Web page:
In response to these claims, the delegation stated in its preliminary report that “violence is often committed with complete impunity from the Colombian justice system” and that it is carried out by “right-wing paramilitary forces, also known as death squads.”
According to eyewitness accounts told to the delegation, Coca-Cola worker Isidro Gil was murdered in 1996 within the confines of a Coca-Cola bottling plant in Carepa, Colombia. The manager of this plant ”” who fled just before the assassination ”” reportedly consorted with the paramilitaries in the region and allegedly threatened to wipe out the union prior to Mr. Gil’s death. Eyewitnesses to this murder fear for their safety in Colombia. Mr. Gil is one of more than 1,500 Colombian trade unionists killed in the past decade according to the International Labor Rights Fund (ILRF).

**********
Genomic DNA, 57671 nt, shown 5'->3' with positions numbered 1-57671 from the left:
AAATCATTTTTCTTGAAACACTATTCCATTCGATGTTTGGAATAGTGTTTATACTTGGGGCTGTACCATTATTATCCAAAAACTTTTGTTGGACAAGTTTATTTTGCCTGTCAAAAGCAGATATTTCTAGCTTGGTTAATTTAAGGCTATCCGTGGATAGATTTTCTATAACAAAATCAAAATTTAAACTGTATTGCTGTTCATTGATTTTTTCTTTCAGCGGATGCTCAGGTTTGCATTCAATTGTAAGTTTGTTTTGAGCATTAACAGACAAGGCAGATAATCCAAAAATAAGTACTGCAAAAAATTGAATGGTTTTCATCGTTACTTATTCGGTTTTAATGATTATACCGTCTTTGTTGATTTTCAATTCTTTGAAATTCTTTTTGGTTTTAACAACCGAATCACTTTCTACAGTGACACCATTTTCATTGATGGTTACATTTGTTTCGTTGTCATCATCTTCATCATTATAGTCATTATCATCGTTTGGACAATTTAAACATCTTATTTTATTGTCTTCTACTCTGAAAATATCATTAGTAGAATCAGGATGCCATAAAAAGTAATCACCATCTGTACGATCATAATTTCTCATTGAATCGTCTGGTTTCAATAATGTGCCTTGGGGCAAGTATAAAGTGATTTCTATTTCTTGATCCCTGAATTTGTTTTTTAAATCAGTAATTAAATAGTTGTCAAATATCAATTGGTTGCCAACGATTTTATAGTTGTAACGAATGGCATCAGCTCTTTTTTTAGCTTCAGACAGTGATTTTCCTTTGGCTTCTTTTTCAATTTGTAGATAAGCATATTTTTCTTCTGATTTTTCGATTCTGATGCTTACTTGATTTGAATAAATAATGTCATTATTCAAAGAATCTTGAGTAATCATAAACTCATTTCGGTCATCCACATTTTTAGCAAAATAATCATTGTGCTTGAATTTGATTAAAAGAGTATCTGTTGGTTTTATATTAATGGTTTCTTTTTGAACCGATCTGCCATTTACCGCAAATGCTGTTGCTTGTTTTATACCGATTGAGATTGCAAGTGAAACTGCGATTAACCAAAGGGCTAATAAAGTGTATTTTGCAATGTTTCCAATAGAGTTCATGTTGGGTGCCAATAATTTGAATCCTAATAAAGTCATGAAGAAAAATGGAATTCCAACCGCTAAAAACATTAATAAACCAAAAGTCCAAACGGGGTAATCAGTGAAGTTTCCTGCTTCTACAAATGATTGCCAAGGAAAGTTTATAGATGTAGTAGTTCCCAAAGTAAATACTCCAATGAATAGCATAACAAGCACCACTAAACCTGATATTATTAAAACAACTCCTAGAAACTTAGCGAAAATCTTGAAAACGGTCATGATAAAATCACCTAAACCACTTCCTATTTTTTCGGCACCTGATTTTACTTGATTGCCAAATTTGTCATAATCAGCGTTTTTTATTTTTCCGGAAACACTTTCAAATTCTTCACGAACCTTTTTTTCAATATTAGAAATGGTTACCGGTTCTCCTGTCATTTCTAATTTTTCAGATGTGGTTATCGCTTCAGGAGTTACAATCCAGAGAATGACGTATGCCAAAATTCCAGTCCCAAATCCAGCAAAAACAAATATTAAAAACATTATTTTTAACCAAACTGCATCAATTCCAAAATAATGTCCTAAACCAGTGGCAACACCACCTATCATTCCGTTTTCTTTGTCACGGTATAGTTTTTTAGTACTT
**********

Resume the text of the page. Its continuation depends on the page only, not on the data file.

At the news conference, Council member Monserrate suggested that Coca-Cola has never addressed the violence against trade unionists: “With respect to Coca-Cola, not one person has been prosecuted or convicted for any of these murders. Not one person has been prosecuted or convicted for any of the countless kidnappings that have occurred. Not one person has been prosecuted or convicted for any of the beatings that have occurred on-site [at bottling plants] or at people’s homes, which are directly connected to their employment at Coca-Cola.”